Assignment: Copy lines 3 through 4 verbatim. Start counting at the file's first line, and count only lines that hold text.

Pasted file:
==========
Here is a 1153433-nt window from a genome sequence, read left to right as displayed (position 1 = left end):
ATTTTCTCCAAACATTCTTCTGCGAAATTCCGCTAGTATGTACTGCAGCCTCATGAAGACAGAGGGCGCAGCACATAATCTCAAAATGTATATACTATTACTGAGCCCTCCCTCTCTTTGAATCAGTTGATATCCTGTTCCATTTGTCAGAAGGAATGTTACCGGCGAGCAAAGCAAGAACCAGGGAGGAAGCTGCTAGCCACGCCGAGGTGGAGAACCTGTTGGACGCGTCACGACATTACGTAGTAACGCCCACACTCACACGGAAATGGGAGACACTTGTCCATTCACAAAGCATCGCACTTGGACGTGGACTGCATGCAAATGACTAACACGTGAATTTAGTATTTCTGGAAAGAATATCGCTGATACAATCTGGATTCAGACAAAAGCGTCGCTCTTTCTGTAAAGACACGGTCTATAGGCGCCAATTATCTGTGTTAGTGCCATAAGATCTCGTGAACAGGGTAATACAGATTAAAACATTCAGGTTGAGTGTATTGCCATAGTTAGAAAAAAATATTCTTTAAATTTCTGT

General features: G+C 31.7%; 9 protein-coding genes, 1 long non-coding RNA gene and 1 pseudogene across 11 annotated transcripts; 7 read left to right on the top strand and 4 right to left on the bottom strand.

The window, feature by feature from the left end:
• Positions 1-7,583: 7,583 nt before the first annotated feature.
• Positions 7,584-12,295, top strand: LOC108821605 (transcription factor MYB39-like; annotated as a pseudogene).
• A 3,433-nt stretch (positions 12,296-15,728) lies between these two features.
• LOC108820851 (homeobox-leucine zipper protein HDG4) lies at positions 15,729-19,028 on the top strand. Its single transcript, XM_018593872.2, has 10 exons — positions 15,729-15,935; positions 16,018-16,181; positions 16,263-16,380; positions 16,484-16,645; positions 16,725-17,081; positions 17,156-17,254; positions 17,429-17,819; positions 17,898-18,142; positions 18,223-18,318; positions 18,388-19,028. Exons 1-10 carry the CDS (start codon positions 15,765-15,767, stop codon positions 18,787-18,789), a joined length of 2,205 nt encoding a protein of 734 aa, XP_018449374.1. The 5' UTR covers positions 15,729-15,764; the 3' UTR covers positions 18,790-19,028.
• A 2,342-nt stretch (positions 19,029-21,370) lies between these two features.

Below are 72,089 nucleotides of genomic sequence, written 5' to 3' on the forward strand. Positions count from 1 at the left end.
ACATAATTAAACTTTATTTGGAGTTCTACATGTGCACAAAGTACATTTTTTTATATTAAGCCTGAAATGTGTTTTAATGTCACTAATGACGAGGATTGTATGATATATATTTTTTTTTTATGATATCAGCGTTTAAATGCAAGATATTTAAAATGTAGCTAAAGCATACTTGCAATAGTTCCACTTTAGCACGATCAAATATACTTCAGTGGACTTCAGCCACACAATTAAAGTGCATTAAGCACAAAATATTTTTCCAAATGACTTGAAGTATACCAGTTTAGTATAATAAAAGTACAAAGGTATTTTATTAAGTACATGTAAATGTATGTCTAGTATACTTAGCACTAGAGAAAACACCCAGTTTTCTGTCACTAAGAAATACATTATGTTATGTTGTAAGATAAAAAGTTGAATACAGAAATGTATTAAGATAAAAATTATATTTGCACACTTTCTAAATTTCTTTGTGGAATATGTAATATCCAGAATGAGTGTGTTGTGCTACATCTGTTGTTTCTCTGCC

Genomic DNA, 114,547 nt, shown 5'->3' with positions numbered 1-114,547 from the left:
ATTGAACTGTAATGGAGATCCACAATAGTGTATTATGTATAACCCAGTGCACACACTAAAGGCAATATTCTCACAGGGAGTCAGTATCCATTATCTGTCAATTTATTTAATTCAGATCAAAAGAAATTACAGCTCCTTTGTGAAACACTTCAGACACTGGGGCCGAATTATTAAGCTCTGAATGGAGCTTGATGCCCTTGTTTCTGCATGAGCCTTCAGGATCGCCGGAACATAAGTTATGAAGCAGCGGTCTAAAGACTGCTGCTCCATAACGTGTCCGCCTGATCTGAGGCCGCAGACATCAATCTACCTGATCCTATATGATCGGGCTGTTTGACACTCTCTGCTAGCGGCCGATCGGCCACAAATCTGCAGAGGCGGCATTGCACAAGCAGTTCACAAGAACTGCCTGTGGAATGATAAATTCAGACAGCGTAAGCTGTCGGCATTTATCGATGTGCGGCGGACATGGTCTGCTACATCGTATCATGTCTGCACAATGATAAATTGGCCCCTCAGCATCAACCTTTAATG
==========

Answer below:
General features: G+C 31.7%; 9 protein-coding genes, 1 long non-coding RNA gene and 1 pseudogene across 11 annotated transcripts; 7 read left to right on the top strand and 4 right to left on the bottom strand.

The window, feature by feature from the left end: